Pinus palustris Mill.

Longleaf Pine

Open tree to about 35 m tall with ascending branches. Bark orange-brown peeling in large strips which are covered with small, papery flakes. Buds 3 cm or more long with fringed, white scales. Young shoots orange-brown. Leaves in 3's, 20-35 cm long, dark green; sheaths persistent, 2-2.5 cm long. Cones conic-cylindric, 15-25 cm long; scales thin with a prickle that points straight out or is bent back. Seed 1 cm long, wing about 3 cm long.

Few mature specimens known in cultivation in Australia. Occasionally offered in the nursery trade and sometimes grown as a tub plant.

SE USA where it grows naturally in sandy or gravelly soils to altitudes of about 600 m.

A valuable timber tree in America.

Leaves long, forming tufts at the ends of the branches; buds large, white, 3-5 cm long, fringed; cones narrow, pale brown; cone scales with reflexed prickles. Scales are often left behind on the stem when the cones are removed. Similar to P. ponderosa in many ways but bark with papery flakes, hardly jigsaw-like; leaves mostly more than 25 cm long; buds larger, white and fringed; cones larger, mostly more than 15 cm long and cylindrical.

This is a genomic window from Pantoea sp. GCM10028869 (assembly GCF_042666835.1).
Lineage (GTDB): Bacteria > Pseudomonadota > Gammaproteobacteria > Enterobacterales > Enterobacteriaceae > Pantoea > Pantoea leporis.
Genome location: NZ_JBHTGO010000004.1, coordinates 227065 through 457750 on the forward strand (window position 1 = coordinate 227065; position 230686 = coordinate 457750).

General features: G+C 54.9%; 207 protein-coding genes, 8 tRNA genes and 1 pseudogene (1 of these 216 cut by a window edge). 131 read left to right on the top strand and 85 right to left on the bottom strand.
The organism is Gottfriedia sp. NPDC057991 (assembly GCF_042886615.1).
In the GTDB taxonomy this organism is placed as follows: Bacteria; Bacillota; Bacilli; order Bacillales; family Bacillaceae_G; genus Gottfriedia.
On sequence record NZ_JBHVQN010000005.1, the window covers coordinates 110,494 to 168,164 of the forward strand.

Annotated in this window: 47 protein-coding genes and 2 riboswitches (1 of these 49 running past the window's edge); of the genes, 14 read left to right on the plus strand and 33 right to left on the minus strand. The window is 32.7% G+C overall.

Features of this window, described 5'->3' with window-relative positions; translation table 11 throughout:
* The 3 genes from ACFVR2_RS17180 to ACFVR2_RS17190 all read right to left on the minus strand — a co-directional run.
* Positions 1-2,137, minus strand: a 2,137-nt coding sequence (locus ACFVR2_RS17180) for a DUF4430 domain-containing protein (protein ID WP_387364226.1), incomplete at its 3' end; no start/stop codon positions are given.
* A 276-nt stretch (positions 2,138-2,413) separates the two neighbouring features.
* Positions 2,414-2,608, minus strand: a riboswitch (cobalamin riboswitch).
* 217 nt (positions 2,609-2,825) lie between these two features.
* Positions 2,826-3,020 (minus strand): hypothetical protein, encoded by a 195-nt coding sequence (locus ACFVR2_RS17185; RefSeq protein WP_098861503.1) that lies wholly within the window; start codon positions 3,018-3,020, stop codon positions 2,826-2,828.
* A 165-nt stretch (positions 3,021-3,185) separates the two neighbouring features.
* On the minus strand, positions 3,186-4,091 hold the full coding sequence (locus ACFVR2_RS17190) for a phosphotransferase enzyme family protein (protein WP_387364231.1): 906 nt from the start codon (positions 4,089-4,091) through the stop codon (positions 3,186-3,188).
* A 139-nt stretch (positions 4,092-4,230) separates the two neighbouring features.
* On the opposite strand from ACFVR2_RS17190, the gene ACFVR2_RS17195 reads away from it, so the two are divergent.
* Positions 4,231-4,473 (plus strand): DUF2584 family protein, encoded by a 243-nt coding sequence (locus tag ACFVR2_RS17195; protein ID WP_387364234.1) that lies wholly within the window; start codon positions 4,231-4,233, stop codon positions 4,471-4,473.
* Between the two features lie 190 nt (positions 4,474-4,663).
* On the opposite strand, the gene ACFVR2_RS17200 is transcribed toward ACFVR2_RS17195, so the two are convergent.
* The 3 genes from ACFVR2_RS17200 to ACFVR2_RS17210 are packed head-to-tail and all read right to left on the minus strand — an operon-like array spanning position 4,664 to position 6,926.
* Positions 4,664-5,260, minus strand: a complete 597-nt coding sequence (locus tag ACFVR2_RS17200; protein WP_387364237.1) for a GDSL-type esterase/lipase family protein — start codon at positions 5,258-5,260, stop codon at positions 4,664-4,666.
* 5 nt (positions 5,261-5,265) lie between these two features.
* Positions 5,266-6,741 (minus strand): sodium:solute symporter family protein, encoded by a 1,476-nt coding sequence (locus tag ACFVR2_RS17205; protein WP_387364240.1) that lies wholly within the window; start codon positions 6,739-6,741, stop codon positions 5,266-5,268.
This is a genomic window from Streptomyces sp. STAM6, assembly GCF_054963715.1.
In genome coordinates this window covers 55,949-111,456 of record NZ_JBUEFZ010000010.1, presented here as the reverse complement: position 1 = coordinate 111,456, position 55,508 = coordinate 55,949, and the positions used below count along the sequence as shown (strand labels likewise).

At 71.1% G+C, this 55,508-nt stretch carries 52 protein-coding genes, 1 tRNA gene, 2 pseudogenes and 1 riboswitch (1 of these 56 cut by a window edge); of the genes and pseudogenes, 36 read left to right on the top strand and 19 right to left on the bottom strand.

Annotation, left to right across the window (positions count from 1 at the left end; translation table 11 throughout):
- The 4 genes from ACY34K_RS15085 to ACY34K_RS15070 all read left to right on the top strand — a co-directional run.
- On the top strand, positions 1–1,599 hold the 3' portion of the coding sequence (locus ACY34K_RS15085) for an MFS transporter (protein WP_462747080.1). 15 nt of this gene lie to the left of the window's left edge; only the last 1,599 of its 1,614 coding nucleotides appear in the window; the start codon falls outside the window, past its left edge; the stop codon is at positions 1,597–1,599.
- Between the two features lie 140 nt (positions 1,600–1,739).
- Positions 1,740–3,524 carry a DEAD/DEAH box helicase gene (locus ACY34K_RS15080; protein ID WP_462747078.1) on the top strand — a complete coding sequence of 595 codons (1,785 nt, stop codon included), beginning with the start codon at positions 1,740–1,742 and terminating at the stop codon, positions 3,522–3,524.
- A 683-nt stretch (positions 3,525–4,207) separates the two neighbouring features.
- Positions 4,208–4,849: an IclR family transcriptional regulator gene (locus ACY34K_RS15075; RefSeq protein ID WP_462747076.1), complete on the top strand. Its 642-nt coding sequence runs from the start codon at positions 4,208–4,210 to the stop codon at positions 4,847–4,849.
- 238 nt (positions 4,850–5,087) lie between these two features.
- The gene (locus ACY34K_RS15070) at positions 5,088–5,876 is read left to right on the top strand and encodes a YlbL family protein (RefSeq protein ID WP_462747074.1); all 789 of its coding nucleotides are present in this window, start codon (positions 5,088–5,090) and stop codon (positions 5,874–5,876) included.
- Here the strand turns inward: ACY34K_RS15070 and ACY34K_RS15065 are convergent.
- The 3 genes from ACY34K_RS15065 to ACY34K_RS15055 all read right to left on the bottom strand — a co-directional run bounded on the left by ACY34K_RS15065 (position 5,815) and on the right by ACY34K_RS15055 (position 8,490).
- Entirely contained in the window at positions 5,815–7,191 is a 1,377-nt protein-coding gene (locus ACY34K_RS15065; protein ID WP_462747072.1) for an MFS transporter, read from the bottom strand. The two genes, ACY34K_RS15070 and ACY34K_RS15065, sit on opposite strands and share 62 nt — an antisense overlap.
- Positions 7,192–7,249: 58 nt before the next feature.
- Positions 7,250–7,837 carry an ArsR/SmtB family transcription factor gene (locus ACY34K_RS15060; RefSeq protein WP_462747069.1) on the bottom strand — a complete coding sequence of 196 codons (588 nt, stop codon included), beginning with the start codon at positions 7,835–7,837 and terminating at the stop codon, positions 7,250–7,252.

NSW: Orange (Orange Golf Club, 'Duntryleague' 30 m along driveway inside entrance). VIC: Melbourne (Royal Bot. Gds below the Craft Cottage a large tree 33 m tall, trunk clear for 12 m, probably part of the original Mueller pinetum and well over 100 years old).

Source: Spencer, R. (1995). Pinaceae. In: Spencer, R.. Horticultural Flora of South-eastern Australia. Volume 1, Ferns, conifers & their allies. The identification of garden and cultivated plants. University of New South Wales Press.

Distribution map
kingdom Plantae
phylum   Tracheophyta
class    Pinopsida
order     Pinales
family      Pinaceae
genus       Pinus L.